According to a recent report released by the Corporation for National and Community Service, an independent federal agency headquartered in Washington, the economic recession hasn’t dampened the spirit of volunteerism in the United States.
The report, Volunteering in America 2009, found that a total of 61.8 million Americans volunteered through an organization in 2008, up one million from the previous year. America’s volunteers dedicated more than 8 billion hours of service in 2008, worth an estimated $162 billion.
Of course, these positive figures will likely come as no surprise to our readers. I’ve been encouraged lately by the number of stories I’ve seen about surveying and mapping professionals who have contributed their time and skills to assist underdeveloped areas around the world through organizations such as Engineering Ministries International (eMi) and Knowledge Well, as well as their own local communities.
One example is R.A. Smith National (formerly R.A. Smith & Associates and its National Survey & Engineering Division) in Brookfield, Wis., a full-service surveying, engineering and consulting firm that recently provided pro bono surveying and field layout services for the newly organized Junior Hilltoppers youth football program in Milwaukee. According to Donald C. Chaput, RLS, director of surveying, the firm supported the program because of its emphasis on youth; however, volunteering is part of the firm’s corporate culture in general. “We believe that providing pro bono services to civic and community groups is part of being a good corporate citizen, so we’ve made it a priority to do that on a regular basis,” Chaput said.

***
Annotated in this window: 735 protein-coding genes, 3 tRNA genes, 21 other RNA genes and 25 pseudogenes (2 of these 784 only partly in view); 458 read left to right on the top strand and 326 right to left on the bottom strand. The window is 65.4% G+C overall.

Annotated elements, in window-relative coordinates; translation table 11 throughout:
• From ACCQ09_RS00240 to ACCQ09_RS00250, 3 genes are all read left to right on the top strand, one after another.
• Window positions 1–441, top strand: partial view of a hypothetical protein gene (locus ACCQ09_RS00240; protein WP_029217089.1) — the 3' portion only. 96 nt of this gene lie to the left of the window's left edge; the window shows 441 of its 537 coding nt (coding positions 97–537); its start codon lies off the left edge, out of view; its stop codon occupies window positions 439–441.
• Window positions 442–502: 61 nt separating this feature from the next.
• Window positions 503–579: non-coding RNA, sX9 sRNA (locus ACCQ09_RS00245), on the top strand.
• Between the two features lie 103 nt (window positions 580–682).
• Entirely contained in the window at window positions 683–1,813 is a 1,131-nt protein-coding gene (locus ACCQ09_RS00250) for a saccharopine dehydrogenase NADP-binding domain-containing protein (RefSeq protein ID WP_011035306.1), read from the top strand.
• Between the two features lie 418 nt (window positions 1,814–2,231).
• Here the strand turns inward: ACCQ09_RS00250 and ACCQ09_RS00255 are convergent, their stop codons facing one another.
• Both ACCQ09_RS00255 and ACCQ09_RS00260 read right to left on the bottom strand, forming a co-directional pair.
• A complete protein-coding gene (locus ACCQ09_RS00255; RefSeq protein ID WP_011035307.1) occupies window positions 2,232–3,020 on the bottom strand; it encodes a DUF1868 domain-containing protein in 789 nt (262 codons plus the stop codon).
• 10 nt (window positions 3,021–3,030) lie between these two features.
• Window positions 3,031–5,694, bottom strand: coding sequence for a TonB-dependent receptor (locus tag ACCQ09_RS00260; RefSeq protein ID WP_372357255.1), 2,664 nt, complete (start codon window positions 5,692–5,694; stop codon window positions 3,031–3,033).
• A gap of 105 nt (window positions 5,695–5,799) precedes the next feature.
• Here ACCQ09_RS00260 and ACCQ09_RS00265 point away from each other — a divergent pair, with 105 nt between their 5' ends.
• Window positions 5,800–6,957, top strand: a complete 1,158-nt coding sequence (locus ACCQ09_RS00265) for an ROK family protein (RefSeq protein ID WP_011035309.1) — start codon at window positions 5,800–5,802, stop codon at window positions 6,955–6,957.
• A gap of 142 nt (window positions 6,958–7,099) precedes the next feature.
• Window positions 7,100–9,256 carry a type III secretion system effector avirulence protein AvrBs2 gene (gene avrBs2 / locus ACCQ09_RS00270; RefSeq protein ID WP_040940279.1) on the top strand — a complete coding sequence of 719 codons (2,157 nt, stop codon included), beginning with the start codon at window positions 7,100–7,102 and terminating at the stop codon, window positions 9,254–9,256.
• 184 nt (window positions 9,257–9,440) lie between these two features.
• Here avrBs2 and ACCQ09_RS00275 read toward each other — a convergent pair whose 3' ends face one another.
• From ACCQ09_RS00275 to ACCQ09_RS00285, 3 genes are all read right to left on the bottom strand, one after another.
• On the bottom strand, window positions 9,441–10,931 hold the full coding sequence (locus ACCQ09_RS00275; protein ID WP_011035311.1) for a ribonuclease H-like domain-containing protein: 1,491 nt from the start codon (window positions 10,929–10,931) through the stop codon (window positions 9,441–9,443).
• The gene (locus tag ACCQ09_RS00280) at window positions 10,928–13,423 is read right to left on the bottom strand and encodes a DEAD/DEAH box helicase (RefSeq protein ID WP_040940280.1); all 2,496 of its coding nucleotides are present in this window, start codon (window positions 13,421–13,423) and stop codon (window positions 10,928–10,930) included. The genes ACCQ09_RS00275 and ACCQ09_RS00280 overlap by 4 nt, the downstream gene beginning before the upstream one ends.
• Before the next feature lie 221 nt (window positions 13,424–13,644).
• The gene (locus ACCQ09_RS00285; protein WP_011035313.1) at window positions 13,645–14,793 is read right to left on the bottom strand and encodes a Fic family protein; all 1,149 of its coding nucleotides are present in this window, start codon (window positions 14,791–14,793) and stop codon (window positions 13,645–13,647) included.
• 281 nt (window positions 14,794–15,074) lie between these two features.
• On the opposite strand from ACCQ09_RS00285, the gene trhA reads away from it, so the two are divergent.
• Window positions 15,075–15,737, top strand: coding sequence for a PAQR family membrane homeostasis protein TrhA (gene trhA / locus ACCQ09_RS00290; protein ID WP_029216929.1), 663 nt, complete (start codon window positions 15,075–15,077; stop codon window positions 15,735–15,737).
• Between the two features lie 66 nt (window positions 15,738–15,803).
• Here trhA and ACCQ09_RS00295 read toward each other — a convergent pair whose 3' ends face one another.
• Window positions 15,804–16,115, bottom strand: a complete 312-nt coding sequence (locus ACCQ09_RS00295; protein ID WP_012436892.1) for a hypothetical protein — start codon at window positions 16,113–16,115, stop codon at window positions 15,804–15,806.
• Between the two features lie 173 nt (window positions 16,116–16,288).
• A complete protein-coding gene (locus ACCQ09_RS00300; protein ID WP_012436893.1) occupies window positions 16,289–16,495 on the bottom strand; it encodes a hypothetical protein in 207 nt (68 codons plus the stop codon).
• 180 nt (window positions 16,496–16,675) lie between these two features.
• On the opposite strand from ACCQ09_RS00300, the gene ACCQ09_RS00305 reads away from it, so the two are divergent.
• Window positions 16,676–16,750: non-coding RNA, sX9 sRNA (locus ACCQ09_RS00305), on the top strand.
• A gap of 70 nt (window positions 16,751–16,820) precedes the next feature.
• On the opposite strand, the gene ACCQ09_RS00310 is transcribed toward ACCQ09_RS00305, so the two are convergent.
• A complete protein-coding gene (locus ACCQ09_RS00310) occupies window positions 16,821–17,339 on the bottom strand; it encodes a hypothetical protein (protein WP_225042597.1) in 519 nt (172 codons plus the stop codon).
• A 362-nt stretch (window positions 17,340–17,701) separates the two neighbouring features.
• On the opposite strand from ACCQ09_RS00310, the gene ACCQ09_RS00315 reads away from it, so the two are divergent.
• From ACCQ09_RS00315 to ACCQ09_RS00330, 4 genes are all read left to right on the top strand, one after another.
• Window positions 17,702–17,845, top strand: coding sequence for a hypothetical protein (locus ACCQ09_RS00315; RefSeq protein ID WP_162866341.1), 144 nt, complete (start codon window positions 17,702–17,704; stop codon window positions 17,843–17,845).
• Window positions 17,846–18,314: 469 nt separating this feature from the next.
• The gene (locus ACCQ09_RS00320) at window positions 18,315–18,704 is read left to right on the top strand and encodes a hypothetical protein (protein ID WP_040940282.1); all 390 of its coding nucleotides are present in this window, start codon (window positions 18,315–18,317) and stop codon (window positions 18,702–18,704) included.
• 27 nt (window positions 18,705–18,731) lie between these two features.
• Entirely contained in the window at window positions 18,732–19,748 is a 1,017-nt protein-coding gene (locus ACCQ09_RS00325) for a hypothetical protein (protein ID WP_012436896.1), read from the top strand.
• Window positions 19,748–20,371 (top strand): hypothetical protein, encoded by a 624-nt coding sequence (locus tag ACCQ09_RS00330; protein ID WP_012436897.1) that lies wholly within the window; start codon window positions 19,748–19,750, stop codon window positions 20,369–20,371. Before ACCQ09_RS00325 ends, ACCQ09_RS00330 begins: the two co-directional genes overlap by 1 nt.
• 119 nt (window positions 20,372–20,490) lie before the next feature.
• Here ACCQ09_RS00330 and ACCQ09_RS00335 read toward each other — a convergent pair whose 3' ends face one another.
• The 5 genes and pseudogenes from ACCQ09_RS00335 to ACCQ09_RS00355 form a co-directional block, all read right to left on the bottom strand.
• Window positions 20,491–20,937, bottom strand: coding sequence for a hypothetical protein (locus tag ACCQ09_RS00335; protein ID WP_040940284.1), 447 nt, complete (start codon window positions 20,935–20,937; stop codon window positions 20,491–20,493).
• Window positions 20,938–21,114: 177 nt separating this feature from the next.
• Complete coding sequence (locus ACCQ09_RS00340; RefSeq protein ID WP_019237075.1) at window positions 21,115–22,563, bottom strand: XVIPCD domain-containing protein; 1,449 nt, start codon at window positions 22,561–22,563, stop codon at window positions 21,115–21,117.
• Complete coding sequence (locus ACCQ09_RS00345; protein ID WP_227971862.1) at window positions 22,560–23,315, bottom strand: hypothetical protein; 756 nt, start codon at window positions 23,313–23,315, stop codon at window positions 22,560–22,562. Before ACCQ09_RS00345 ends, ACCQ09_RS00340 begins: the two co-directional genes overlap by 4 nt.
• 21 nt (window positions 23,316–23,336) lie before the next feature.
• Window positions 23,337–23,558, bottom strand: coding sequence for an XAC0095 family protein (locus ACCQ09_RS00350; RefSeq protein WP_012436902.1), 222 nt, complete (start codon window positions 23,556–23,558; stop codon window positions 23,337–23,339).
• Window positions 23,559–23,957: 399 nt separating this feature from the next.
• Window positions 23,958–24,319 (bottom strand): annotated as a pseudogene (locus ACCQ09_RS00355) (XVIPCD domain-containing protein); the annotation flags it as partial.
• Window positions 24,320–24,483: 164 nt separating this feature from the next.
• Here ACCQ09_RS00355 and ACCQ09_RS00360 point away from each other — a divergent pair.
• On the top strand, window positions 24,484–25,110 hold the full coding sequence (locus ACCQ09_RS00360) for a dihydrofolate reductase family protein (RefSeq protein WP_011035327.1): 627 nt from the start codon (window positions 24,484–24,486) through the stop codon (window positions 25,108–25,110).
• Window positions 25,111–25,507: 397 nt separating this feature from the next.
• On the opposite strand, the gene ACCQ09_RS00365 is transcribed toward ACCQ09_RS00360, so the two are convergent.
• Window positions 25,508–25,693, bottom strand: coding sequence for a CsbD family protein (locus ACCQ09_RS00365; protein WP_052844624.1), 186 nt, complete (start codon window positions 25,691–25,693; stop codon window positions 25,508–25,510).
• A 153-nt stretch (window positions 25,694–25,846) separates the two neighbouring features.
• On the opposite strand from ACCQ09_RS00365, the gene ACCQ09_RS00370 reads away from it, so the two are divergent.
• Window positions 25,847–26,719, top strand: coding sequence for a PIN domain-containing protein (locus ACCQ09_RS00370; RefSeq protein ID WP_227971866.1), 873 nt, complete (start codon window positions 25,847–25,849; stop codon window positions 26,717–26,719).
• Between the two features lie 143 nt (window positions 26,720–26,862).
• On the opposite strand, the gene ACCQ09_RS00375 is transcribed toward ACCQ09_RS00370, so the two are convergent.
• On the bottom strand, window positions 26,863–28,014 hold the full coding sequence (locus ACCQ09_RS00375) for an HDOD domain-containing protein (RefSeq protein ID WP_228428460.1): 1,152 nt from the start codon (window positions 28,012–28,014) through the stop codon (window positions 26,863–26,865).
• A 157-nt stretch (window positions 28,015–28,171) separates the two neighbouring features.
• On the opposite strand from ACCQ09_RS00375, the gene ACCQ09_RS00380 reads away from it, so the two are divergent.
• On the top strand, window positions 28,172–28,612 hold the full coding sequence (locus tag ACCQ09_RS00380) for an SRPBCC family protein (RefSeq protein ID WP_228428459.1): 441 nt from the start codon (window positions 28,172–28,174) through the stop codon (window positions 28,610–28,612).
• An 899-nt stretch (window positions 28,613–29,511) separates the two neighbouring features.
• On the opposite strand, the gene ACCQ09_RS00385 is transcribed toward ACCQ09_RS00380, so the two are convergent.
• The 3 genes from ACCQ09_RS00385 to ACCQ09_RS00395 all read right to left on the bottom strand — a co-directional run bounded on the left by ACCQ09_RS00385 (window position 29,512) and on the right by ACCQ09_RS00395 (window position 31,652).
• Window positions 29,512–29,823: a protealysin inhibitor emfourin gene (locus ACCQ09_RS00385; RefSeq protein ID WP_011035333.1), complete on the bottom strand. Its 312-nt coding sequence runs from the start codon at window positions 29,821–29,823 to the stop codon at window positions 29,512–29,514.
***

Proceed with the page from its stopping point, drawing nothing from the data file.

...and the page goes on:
Fulfilling this initiative can become difficult when times are tough and resources are scarce. However, as Chaput noted, “It’s something that has to be consistent and ongoing. You can’t just volunteer when times are good-you have to make it part of your everyday life.”
In addition to volunteering on a corporate level, the firm also encourages its employees to get involved in nonprofit organizations and volunteer activities on their own. The result is a ripple effect that has a far-reaching impact on communities and individuals.
These types of stories aren’t always shared. Perhaps applauding such efforts seems contrary to the humility with which many of these services are rendered. But shedding light on these activities can serve as a valuable catalyst to encourage others to get involved in some type of outreach and can also help draw much-needed support for nonprofit organizations that have a positive impact.
If you or your firm has participated in a volunteer surveying or mapping project, either in your local community or on a larger scale, please e-mail me at email@example.com. Look for stories of other volunteer projects in upcoming issues of POB.